The Beginning. Valentino AW22 Couture

Amada mia, amore mio! Ah! ah!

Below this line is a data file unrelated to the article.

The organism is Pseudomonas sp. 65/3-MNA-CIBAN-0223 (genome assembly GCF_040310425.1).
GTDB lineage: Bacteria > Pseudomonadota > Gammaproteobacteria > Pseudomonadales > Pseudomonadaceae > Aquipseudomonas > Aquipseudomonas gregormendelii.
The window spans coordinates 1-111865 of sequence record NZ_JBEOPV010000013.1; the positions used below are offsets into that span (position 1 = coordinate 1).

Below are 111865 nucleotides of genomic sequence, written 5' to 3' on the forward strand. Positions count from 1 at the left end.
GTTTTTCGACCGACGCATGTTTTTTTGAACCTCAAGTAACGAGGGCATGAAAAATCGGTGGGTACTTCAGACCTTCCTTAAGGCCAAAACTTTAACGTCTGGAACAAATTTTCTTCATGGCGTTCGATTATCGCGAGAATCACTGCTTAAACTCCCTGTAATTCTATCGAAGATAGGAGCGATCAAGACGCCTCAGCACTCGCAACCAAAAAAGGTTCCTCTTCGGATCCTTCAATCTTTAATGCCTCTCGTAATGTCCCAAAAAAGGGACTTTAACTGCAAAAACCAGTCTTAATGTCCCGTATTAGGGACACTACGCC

For Valentino’s spectacular autumn/winter 2022 haute couture show, creative director Pierpaolo Piccioli returned to Rome, where Valentino Garavani founded the storied maison back in 1959. Otherworldly bodies descending from the Spanish Steps in the golden evening sun, the romantic voice of Labrinth echoing from beneath the Trinità dei Monti… well, that was a scene. “I start from the finale, always,” Pierpaolo Piccioli said during a preview in Paris days before the show. “What I have in mind is these liquid, colourful drops coming down from the Steps, the volumes light and in movement.” He titled his show The Beginning: a return to the city where Valentino Garavani founded his maison, a place that has moved with the winds of change since the dawn of time. Like Piccioli’s Valentino, Rome’s codes may remain the same but its values are in eternal evolution. That was the sentiment behind a show he envisioned as “a conversation with Valentino” across the past, the present and the future. Piccioli had been dreaming of doing a show on the 18th-century steps. “It’s very personal. The last time Valentino did a show on the Spanish Steps was in the 1990s. It was a different moment in fashion. It was about lifestyle and the perfection of beauty, the glamour, the supermodels,” he reflected. “I wanted to get the spirit of Valentino – the joie de vivre – because I think it’s the only way of making beauty resilient to the time. On the other hand, there’s a picture I want to deliver, which is different from what it was 45 years ago. It’s the picture of what we live in. The Spanish Steps are the same, the atelier is the same, and in the end, clothes are clothes. I like to keep the rituals of haute couture. But the real difference is in the casting – in the humans – that can tell stories and witness a different moment in this world. I want to empower them and give them a voice and the opportunity to tell their own stories.